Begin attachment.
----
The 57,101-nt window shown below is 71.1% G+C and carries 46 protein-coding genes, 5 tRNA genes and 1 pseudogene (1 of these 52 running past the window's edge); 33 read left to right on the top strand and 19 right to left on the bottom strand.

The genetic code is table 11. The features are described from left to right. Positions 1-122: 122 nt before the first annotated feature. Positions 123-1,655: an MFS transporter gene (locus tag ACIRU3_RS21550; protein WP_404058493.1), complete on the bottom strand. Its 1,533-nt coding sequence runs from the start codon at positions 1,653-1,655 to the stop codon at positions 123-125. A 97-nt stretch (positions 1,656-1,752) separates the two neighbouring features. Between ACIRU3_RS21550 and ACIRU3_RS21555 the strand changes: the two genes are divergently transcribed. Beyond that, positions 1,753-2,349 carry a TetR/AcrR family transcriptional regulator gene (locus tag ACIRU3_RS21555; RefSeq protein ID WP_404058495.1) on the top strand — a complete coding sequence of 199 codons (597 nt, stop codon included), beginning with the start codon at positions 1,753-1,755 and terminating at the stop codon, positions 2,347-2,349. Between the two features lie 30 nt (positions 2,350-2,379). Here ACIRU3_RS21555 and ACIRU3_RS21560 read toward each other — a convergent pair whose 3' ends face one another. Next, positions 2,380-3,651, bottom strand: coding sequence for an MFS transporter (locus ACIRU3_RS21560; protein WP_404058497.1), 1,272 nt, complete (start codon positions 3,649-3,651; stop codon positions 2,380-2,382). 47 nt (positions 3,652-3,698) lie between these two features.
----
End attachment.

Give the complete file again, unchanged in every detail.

The 57,101-nt window shown below is 71.1% G+C and carries 46 protein-coding genes, 5 tRNA genes and 1 pseudogene (1 of these 52 running past the window's edge); 33 read left to right on the top strand and 19 right to left on the bottom strand.

The genetic code is table 11. The features are described from left to right. Positions 1-122: 122 nt before the first annotated feature. Positions 123-1,655: an MFS transporter gene (locus tag ACIRU3_RS21550; protein WP_404058493.1), complete on the bottom strand. Its 1,533-nt coding sequence runs from the start codon at positions 1,653-1,655 to the stop codon at positions 123-125. A 97-nt stretch (positions 1,656-1,752) separates the two neighbouring features. Between ACIRU3_RS21550 and ACIRU3_RS21555 the strand changes: the two genes are divergently transcribed. Beyond that, positions 1,753-2,349 carry a TetR/AcrR family transcriptional regulator gene (locus tag ACIRU3_RS21555; RefSeq protein ID WP_404058495.1) on the top strand — a complete coding sequence of 199 codons (597 nt, stop codon included), beginning with the start codon at positions 1,753-1,755 and terminating at the stop codon, positions 2,347-2,349. Between the two features lie 30 nt (positions 2,350-2,379). Here ACIRU3_RS21555 and ACIRU3_RS21560 read toward each other — a convergent pair whose 3' ends face one another. Next, positions 2,380-3,651, bottom strand: coding sequence for an MFS transporter (locus ACIRU3_RS21560; protein WP_404058497.1), 1,272 nt, complete (start codon positions 3,649-3,651; stop codon positions 2,380-2,382). 47 nt (positions 3,652-3,698) lie between these two features.